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Question:
Are the inactive ingredients I see listed on my supplement label necessary? Are they dangerous?

Answer:
Inactive ingredients (technically called "excipients") in supplements, which are listed as "Other Ingredients" on supplement labels, are used to help stabilize ingredients and increase shelf life, improve consistency, improve resistance to moisture, hold tablets together, add bulk (facilitating manufacturing with small amounts of key ingredient), add color, or add flavor.

These ingredients are regulated by the FDA as food additives and are generally considered to be safe in the small quantities used in dietary supplements. However, some ingredients, such as certain coloring agents, may cause allergic reactions in sensitive individuals. For details about the various inactive ingredients found in supplements, the reason for their use, and safety, see the Review Article on Inactive Ingredients >>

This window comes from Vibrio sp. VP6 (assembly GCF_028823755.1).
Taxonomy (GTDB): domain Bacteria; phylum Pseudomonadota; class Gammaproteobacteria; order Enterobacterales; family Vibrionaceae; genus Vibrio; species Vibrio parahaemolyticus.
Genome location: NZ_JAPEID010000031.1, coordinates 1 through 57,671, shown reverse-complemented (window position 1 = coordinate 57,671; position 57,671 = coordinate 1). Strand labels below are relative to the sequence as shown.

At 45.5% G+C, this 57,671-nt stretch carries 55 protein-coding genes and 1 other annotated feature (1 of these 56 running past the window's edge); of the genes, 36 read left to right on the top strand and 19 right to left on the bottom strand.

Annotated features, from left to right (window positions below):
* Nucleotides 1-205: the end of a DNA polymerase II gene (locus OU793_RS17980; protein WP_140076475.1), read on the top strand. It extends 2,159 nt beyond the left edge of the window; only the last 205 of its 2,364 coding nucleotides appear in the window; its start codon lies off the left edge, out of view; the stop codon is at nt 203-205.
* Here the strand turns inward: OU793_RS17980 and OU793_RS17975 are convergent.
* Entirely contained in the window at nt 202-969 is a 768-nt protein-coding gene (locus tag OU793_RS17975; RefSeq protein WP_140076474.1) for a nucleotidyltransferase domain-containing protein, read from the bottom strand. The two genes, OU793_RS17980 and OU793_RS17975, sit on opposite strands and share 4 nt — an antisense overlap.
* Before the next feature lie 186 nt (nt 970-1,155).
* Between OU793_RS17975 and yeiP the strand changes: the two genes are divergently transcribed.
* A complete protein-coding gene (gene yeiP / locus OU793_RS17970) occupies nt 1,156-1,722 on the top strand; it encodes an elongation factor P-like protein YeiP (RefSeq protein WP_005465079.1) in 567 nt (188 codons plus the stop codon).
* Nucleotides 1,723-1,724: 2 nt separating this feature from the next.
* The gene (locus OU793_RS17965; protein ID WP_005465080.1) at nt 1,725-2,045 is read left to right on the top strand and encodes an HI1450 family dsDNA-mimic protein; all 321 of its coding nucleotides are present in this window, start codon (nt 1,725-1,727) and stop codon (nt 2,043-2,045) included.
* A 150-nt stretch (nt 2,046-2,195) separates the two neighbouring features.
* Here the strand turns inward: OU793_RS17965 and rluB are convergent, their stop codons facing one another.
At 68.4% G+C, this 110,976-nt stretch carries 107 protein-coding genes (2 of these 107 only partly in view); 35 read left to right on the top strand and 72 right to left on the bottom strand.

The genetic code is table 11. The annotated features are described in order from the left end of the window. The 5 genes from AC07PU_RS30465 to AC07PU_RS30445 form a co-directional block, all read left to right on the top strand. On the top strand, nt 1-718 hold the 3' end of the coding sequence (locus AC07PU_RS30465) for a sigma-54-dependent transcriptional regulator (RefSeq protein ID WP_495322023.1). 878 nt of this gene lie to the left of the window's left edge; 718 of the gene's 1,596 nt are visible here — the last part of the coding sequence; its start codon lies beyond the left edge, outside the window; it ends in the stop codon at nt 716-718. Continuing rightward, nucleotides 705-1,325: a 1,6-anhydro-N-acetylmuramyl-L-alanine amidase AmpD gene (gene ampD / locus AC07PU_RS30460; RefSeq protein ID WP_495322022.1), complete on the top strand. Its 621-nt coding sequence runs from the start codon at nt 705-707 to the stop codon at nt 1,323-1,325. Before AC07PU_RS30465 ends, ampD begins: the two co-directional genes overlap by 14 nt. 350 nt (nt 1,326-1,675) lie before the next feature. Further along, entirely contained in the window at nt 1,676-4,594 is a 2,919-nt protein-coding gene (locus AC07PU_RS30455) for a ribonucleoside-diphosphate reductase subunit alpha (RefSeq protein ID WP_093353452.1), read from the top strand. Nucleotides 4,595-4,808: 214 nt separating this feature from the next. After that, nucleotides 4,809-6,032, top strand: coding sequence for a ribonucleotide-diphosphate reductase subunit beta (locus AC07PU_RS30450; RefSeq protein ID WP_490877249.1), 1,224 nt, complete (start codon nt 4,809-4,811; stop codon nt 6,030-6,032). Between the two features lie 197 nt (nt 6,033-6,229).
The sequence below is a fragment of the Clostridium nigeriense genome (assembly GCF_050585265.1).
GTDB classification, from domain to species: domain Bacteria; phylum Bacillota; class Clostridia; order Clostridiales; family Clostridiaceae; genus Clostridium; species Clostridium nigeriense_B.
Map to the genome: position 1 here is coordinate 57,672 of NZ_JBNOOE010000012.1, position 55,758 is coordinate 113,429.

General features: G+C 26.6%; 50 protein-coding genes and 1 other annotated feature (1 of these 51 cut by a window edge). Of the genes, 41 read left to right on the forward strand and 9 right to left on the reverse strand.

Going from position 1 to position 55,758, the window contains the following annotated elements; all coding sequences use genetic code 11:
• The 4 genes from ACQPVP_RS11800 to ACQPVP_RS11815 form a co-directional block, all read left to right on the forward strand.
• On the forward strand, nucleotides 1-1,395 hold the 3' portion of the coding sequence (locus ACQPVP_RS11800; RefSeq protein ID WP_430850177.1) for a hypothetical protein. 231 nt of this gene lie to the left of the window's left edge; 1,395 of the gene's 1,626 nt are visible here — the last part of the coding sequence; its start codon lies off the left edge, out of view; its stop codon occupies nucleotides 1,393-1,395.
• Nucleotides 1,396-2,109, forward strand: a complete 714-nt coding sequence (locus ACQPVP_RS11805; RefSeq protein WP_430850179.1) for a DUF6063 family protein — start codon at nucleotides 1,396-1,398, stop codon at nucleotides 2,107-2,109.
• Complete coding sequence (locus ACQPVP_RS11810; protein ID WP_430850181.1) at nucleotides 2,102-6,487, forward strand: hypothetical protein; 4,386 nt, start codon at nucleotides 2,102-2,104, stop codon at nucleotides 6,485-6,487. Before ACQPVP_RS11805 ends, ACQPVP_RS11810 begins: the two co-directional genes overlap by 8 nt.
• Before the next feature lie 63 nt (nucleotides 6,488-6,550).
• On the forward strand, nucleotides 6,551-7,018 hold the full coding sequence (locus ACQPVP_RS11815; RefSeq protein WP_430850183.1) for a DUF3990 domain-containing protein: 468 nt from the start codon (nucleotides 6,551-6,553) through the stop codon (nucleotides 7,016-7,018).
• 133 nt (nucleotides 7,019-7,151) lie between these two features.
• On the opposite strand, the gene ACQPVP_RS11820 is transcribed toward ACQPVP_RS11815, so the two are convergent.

If you want to avoid certain inactive ingredients, ConsumerLab.com publishes the full list of these for every product it reviews. Just check the "Ingredients" page associated with each Product Review.

Also see these related CL Answers:



Should I be concerned about supplements that contain Polysorbate 80? Is it safe? >>

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Should I be worried that my supplement contains "caramel coloring IV"? I've heard that it has been linked to cancer. >>

What is carrageenan? Should I be concerned that it is an ingredient in my supplement? >>

Titanium dioxide is listed as an ingredient in my supplement. Is it safe? >>

I read an article stating that some of the ingredients in Centrum multivitamins may be dangerous or toxic. Is that true? >>

See other recent and popular questions >>
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This CL Answer initially posted on 12/27/2016. Last updated 7/25/2017.
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